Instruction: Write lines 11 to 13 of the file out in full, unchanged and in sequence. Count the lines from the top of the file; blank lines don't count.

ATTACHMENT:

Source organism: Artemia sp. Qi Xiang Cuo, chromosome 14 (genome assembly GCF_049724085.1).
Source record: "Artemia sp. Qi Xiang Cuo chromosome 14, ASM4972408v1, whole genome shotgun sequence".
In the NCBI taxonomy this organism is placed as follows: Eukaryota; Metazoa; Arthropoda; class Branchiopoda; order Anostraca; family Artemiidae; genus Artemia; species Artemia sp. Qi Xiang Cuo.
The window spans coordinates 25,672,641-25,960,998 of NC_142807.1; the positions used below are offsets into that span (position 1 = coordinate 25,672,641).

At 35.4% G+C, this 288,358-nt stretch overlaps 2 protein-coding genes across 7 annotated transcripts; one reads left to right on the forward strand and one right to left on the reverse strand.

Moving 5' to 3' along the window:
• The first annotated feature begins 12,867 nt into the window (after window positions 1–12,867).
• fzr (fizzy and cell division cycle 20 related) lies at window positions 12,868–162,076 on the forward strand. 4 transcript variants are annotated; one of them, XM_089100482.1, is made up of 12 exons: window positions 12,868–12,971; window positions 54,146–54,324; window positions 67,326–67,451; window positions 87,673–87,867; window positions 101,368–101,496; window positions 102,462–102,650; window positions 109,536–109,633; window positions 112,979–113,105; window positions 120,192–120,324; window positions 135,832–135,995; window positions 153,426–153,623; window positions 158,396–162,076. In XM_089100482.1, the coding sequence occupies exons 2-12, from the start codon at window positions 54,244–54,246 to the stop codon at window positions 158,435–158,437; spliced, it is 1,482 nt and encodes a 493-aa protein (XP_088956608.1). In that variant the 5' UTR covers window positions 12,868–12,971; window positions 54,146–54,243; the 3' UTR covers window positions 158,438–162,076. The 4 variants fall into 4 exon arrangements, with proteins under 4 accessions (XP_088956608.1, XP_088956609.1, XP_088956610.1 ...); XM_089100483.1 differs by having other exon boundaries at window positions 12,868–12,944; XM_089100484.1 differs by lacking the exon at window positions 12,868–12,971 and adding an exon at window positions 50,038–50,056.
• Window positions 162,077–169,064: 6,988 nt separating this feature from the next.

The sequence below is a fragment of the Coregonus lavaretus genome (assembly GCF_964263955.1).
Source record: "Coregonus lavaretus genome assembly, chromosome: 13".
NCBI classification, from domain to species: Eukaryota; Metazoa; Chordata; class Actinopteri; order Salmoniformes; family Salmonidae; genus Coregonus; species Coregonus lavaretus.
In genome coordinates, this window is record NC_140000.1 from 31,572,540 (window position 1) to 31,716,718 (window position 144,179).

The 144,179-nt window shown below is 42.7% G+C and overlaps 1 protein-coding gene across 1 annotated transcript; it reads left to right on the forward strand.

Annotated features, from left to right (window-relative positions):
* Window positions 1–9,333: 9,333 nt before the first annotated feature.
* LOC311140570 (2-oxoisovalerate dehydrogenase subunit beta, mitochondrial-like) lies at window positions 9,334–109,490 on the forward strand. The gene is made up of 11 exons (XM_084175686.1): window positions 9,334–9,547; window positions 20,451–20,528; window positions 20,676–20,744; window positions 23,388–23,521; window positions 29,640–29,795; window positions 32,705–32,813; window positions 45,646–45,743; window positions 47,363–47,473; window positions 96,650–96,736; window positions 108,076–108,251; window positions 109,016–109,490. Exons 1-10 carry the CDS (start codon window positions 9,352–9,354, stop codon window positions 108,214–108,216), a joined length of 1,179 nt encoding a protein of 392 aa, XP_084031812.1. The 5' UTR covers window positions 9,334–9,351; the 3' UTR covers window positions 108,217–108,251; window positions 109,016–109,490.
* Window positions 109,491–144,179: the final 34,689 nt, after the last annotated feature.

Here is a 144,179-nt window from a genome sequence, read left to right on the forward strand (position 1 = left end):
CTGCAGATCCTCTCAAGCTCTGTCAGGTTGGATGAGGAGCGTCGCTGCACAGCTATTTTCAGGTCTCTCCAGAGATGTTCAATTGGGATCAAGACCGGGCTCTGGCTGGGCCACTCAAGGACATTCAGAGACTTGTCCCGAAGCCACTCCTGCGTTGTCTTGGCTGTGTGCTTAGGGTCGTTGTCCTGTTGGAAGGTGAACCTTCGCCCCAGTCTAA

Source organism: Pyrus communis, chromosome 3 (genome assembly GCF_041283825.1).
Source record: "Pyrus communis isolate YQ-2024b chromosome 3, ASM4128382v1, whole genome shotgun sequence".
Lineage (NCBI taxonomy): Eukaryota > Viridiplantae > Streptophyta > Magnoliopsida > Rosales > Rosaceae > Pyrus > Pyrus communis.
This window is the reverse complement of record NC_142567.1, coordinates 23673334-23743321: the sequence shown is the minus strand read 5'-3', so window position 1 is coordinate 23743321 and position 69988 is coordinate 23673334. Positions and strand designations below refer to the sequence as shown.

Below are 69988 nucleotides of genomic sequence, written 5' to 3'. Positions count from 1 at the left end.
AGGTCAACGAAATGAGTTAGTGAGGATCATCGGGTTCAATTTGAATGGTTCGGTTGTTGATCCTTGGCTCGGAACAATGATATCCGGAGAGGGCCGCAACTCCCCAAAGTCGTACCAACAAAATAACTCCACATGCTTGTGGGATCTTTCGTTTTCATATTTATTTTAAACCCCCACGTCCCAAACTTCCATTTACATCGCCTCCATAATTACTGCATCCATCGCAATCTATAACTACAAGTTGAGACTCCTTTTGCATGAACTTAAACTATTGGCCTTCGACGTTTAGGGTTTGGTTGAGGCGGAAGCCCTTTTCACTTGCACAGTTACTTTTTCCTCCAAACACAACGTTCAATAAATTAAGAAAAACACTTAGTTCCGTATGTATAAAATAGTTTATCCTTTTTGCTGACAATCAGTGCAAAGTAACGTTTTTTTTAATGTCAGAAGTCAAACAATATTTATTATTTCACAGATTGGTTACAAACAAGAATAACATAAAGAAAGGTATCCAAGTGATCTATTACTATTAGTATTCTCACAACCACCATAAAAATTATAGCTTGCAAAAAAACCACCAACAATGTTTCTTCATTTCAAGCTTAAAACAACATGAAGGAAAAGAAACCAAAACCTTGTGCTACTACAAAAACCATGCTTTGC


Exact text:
Source record: "Coregonus lavaretus genome assembly, chromosome: 13".
NCBI classification, from domain to species: Eukaryota; Metazoa; Chordata; class Actinopteri; order Salmoniformes; family Salmonidae; genus Coregonus; species Coregonus lavaretus.
In genome coordinates, this window is record NC_140000.1 from 31,572,540 (window position 1) to 31,716,718 (window position 144,179).